Friday, February 29, 2008

A Church Shopping Story

I'm fascinated by the news that 44% of U.S. Adults have switched religions or denominations from the one they were raised. Peacebang features a round-up of the news and surrounding UU Blog buzz here. Shopping in general is so ubiquitous in this country that it's no surprise to me that folks religion-shop!

I've heard a number of church-shopping escapades, but a story I heard at General Assembly let me know how vital it is for our congregations to have a strong campus and community presence: A woman told me that she had attended college in Madison in the early 1950's. She church-shopped many, many Sundays, usually arriving back at her dorm in tears because everywhere she went, church was all about narrowness, set beliefs and creeds. This college student had no idea that Madison had a Unitarian church. In 1951, First Unitarian Society of Madison moved from downtown into a building built by Frank Lloyd Wright out in the country (at that time it was out in the country -- now it's right across the street from the Children's Hospital). She told me that she has always wished she'd known about Unitarians back then, because it would have saved her some heartache.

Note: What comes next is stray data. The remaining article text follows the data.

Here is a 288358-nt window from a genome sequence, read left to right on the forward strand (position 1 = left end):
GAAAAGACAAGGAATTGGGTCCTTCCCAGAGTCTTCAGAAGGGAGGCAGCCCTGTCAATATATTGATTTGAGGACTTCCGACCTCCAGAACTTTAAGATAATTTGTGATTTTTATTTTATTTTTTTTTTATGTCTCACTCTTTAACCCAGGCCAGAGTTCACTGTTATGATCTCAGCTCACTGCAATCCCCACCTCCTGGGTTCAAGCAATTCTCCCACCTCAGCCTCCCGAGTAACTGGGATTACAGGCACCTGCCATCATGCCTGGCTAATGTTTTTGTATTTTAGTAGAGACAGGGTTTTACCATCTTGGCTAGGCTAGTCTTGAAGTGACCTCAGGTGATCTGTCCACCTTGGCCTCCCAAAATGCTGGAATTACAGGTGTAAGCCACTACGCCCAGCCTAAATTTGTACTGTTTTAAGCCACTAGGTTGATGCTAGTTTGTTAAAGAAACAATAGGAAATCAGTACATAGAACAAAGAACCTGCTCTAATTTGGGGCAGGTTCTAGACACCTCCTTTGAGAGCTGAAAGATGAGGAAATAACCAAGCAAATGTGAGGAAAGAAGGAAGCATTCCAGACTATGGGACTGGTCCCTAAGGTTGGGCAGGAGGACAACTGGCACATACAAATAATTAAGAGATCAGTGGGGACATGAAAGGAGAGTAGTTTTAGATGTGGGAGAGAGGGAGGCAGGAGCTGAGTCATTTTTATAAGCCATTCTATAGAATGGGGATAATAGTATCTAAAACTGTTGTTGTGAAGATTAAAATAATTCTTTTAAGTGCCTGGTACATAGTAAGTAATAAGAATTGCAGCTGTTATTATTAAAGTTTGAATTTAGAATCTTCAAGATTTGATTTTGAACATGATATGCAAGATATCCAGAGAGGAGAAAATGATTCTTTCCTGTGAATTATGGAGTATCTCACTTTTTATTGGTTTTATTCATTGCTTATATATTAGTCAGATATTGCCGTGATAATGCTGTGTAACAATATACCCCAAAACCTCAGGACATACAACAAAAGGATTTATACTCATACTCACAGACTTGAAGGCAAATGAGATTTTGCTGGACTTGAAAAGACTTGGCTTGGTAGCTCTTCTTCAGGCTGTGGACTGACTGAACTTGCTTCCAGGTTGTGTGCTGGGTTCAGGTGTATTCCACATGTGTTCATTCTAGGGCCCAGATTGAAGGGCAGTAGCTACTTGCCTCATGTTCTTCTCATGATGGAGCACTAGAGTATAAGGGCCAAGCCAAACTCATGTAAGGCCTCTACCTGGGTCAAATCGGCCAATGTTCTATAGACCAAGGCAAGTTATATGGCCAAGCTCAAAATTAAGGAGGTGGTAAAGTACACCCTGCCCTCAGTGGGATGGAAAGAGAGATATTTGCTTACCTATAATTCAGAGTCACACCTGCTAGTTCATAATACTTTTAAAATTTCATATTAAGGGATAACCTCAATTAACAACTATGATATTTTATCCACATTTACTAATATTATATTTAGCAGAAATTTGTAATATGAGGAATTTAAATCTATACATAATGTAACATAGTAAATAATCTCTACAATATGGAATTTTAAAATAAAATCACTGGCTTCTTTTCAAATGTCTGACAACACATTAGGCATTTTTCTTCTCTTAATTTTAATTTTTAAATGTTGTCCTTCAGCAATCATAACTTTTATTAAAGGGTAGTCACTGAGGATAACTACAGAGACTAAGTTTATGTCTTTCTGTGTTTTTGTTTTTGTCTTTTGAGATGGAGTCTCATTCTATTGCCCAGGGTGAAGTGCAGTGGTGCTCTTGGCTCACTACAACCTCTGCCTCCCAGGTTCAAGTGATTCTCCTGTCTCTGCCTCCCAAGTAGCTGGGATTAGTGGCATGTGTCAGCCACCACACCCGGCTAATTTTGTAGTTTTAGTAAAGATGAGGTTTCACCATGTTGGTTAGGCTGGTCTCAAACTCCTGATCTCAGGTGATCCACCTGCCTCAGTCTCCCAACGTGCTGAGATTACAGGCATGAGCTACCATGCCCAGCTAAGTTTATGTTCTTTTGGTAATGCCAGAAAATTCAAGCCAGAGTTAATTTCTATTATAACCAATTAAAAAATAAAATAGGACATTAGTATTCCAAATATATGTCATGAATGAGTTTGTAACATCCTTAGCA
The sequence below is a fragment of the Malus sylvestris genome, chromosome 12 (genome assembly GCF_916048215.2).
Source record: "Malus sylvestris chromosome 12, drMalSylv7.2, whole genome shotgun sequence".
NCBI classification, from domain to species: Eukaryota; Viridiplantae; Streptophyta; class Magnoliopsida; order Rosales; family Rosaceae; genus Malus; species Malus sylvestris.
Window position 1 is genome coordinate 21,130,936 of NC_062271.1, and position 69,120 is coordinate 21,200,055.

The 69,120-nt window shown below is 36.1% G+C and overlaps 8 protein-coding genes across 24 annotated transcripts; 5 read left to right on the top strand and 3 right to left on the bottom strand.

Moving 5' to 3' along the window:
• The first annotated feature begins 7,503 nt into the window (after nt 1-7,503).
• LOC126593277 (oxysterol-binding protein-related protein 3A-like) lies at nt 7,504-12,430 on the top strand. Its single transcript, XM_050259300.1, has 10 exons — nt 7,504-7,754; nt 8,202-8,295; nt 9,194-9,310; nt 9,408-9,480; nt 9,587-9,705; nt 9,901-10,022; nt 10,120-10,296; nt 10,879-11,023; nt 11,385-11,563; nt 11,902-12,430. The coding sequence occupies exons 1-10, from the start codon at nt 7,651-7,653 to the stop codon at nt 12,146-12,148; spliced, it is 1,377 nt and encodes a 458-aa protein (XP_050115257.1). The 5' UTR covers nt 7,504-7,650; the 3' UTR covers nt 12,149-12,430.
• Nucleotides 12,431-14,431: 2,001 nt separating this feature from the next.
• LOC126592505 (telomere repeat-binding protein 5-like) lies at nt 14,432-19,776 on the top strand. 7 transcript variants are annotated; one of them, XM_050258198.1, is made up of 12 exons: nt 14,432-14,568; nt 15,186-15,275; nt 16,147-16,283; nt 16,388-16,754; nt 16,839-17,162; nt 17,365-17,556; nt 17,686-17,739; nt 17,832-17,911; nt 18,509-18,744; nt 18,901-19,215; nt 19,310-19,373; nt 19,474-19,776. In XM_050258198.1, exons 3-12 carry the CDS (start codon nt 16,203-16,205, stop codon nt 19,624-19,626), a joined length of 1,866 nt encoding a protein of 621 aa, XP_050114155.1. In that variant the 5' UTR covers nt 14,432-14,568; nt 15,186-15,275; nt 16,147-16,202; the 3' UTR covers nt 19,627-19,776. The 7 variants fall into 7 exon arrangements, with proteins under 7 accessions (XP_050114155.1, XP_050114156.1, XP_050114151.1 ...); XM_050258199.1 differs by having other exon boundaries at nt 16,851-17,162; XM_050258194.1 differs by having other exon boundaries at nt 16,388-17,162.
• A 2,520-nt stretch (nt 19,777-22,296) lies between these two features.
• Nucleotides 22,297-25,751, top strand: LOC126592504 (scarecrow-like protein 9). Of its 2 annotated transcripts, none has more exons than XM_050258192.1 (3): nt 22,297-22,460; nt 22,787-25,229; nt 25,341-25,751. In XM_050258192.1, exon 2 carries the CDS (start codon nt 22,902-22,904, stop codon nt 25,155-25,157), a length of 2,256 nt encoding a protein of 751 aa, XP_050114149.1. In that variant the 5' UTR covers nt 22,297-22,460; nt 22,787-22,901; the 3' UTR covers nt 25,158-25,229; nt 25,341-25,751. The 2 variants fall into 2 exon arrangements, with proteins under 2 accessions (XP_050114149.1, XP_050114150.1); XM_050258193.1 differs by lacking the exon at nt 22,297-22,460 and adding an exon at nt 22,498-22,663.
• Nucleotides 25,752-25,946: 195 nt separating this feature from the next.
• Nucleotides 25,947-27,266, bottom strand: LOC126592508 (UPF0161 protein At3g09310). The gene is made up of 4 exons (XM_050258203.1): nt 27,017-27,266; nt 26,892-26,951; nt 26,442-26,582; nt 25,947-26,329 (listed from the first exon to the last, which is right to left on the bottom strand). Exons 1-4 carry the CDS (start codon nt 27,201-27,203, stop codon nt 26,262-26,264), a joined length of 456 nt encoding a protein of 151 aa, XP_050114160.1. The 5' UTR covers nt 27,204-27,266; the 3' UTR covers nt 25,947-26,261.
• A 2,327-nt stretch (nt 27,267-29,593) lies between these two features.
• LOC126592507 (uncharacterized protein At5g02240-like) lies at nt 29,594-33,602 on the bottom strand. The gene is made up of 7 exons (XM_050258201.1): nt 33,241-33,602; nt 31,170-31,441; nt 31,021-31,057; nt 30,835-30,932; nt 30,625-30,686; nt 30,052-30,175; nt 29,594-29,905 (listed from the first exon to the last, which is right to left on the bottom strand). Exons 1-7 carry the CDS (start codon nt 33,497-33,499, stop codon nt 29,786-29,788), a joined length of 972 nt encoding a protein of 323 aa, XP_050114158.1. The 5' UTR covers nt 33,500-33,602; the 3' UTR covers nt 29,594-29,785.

This woman, bless her heart, did eventually discover Unitarian Universalism. She is now a minister's spouse and carries little cards about UUism everywhere she goes. When she meets young adults who seem to be seeking, she gives them information. Fifty years later, she remembers her failed search for a spiritual home and still reaches out to young people.

The fact is that FUS actually had a campus ministry program way back in the 1950's: it was called the Channing Club. Obviously, news of the program did not extend widely enough. With so many folks out shopping these days, it's more important than ever for us to be "out there": open, accessible and welcoming.

Let your light shine,

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